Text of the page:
References

  1. ^ a b c d Galaxea fascicularis IUCN 2011. IUCN Red List of Threatened Species. Retrieved 2011-12-16.
  2. ^ WoRMS (2010). "Galaxea fascicularis (Linnaeus, 1767)". WoRMS. World Register of Marine Species. Retrieved 2011-12-16.
  3. ^ http://doris.ffessm.fr/fiche2.asp?fiche_numero=2141
  4. ^ a b c d Galaxy coral Animal-World. Retrieved 2011-12-16.
  5. ^ Galaxea fascicularis Corals of the World online. Retrieved 2011-12-16.
  6. ^ Crabbe, M. James C.; David J. Smith (2006). "Modelling variations in corallite morphology of Galaxea fascicularis coral colonies with depth and light on coastal fringing reefs in the Wakatobi Marine National Park (S.E. Sulawesi, Indonesia)" (PDF). Computational Biology and Chemistry. 30: 155–159. doi:10.1016/j.compbiolchem.2005.11.004. Archived from the original (PDF) on 2012-04-06.
  7. ^ Sorokin YI (1973) On the feeding of some scleractinian corals with bacteria and dissolved organic matter. Limnol Oceanogr 18:380-385
  8. ^ a b Osinga, R.; et al. "Feeding corals in captivity: uptake of four Artemia based feeds by Galaxea fascicularis" (PDF). Proceedings of the 11th International Coral Reef Symposium, Ft. Lauderdale, Florida, 7–11 July 2008.
  9. ^ Fluorescence grass coral (Galaxea fascicularis) Archived 2011-12-11 at the Wayback Machine ARKive. Retrieved 2011-12-16.
  10. ^ Marshall, P.A., Baird, A.H., 2000. Bleaching of corals on the Great Barrier Reef: differential susceptibilities among taxa. Coral Reefs 19, 155–163.
  11. ^ Philipp, E., Fabricius, K., 2003. Photophysiological stress in scleractinian corals in response to short-term sedimentation. J. Exp. Mar. Biol. Ecol. 287, 57–78.
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Galaxea fascicularis: Brief Summary

provided by wikipedia EN

Galaxea fascicularis is a species of colonial stony coral in the family Euphylliidae, commonly known as octopus coral, fluorescence grass coral, galaxy coral among various vernacular names.

It is a common species on reef slopes in the Indo-Pacific region and is kept by enthusiasts in reef aquaria.

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Biology

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zooxanthellate
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bibliographic citation
Veron, J. E. N. (1986). Corals of Australia and the Indo-Pacific. <em>Angus & Robertson Publishers.</em> Veron, J. E. N. (1986). Corals of Australia and the Indo-Pacific. <em>Angus & Robertson Publishers.</em> van der Land, J. (ed). (2008). UNESCO-IOC Register of Marine Organisms (URMO).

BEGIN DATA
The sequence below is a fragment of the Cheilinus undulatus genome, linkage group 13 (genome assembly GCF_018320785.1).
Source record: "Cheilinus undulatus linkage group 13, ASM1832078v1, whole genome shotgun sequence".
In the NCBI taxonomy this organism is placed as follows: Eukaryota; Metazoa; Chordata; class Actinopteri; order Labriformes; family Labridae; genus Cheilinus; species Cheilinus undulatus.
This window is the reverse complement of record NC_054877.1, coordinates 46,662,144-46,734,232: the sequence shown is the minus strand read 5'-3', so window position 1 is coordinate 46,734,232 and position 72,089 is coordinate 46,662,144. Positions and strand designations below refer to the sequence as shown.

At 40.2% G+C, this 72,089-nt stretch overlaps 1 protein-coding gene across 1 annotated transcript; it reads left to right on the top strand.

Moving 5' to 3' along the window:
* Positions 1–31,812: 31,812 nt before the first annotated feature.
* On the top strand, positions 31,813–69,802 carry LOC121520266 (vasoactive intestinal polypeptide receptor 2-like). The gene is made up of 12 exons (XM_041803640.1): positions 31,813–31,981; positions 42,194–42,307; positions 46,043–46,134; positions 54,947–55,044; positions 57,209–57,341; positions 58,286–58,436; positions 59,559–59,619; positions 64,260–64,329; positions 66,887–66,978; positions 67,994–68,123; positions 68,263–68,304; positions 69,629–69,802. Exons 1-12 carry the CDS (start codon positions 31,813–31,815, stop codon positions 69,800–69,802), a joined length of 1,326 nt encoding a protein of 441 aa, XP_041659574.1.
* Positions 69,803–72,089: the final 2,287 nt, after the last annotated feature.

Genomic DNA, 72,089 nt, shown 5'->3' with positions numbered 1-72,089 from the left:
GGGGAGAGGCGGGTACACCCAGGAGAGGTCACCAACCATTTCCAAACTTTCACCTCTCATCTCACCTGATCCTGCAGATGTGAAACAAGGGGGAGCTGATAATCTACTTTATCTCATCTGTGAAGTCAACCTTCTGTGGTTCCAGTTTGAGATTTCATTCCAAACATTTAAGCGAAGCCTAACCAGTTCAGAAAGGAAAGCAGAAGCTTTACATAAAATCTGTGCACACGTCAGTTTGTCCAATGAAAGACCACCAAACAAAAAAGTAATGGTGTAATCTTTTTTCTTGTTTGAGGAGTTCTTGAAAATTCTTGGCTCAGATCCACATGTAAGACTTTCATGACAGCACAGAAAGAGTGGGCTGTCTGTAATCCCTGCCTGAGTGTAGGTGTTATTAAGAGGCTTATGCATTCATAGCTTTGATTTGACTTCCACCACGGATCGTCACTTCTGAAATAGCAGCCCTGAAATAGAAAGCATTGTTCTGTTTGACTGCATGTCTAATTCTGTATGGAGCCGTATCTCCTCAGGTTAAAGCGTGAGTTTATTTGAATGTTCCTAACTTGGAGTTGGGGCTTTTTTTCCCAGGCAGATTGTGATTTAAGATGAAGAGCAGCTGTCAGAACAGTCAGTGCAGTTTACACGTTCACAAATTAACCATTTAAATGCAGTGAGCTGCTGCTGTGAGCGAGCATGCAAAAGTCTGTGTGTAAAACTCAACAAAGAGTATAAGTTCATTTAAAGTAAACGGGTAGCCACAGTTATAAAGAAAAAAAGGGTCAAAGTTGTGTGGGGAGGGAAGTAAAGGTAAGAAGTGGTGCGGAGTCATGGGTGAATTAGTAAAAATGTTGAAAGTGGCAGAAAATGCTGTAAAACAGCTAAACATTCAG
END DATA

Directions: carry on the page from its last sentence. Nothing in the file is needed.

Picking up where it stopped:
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Jacob van der Land [email]

Description

provided by World Register of Marine Species
The skeleton of Galaxea is very distinctive. Corallites are extremely plocoid, 3-15 mm tall cylinders set into a flat and rather blistery coenosteum. Further enhancing this appearance of tall corallites are the extremely protuberant primary septa, projecting a further 3 - 5 mm above the corallite wall. Septa usually number over 24 in mature corallites. These are very attractive corals when living, due to the daytime extension of pale yellow, green or blue translucent tentacles. Colonies of this species are commonly less than 40 cm across, forming cushions, or are encrusting to sub-massive. Occasionally, such as in turbid waters, the species can provide over 50% cover over several hundred square metres, and these colonies may develop both foliaceous and sub-ramose parts, with smaller corallites on fast growing extensions. However, on the sub-ramose parts of giant colonies, calices are much smaller and have only 12 septa. (This is a character of Galaxea astreata. Where such fragments come from the same colonies as typical G. fascicularis, it seems likely that they represent young, fast growing edges.) Its depth range is 5-20 m deep (Sheppard, 1998). Small colonies are cushion-shaped or low domes or irregular. Large colonies are of mixed sizes, commonly up to 6 mm in diameter with numerous septa reaching the corallite centre. Colour: Usually green, red and brown in various mixtures. Polyps are frequently extended during the day, and tentacles often have conspicuous white tips. Abundance: very common in a wide range of habitats and may be dominant on inshore fringing reefs, where columnar colonies frequently exceed 5 m in diameter (Veron, 1986). The small, cushion-shaped colonies are readily recognised because of the spiky appearance caused by the protuberant radiating septa of the tubular corallites. Often feeds during the day. Colour: A vivid green, brown or red with white-tipped tentacles. Habitat: diverse, especially in turbid, shallow waters (Richmond, 1997); rocks (Kalk, 1959). Tropical Indo-Pacific in Kalk (1958).
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cc-by-4.0
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WoRMS Editorial Board
bibliographic citation
Veron, J. E. N. (1986). Corals of Australia and the Indo-Pacific. <em>Angus & Robertson Publishers.</em> Veron, J. E. N. (1986). Corals of Australia and the Indo-Pacific. <em>Angus & Robertson Publishers.</em> van der Land, J. (ed). (2008). UNESCO-IOC Register of Marine Organisms (URMO).
Contributor
Edward Vanden Berghe [email]